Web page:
Potion Bottles: I bought a bag of 50 teeny glass vials with round cork stoppers online. Filled them with colored play sand, printed out tiny labels that I worked up in Illustrator, and glued on the labels and the corks with Tacky Glue.
Food Packs: Again, designed the wrappers in Illustrator to look like grocery paper with grease stains and wrinkles. Wrapped them around a stack of 1-inch squares of chipboard/illustration board. Tied them up with string. No glue needed.
Coins, gems, and Treasure Chests: You can buy very cheap plastic coins, gems, and treasure chests online from various toy or novelty suppliers. We have the gems color coded (especially important since Dungeonteller gems can be consumed like scrolls to grant a minor buff or bonus). The treasure chests are tokens representing 50 gold coins each. On the way: water bottles, lantern oil, torches, arrows, and rope!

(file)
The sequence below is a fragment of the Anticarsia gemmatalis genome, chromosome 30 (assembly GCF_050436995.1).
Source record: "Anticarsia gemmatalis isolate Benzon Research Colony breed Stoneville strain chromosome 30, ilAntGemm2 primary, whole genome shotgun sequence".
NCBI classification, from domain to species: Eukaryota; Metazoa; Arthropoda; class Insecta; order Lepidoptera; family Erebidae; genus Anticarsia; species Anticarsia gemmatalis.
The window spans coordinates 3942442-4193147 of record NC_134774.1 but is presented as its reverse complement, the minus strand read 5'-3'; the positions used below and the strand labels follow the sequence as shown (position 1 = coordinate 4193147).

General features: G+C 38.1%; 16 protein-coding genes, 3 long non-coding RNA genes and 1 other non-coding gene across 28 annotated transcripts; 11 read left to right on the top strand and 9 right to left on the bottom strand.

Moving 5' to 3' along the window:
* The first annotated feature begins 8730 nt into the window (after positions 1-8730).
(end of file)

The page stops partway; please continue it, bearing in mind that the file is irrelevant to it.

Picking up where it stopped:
Potion bottles and food packs
Closeup -- the food pack has grease stains

"The Bank" filled with coins, gems, and chests

Monday, January 19, 2015

Are you a True Dickhead or a Reasonable Actor? Find your Gamer Alignment (and GM Alignment Too!)

A while back, I came up with the 8 Gamer Alignments to articulate 8 common approaches to playing Our Favorite Pastime. Like the classic D&D alignment chart, It has two opposing axes, but in this case: dickhead-reasonable and actor-gamer. You can be, for example, a Reasonable Actor, or a True Dickhead, or a Dickhead Gamer. But you can't be an Actor-Gamer or a Reasonable-Dickhead. You get the idea.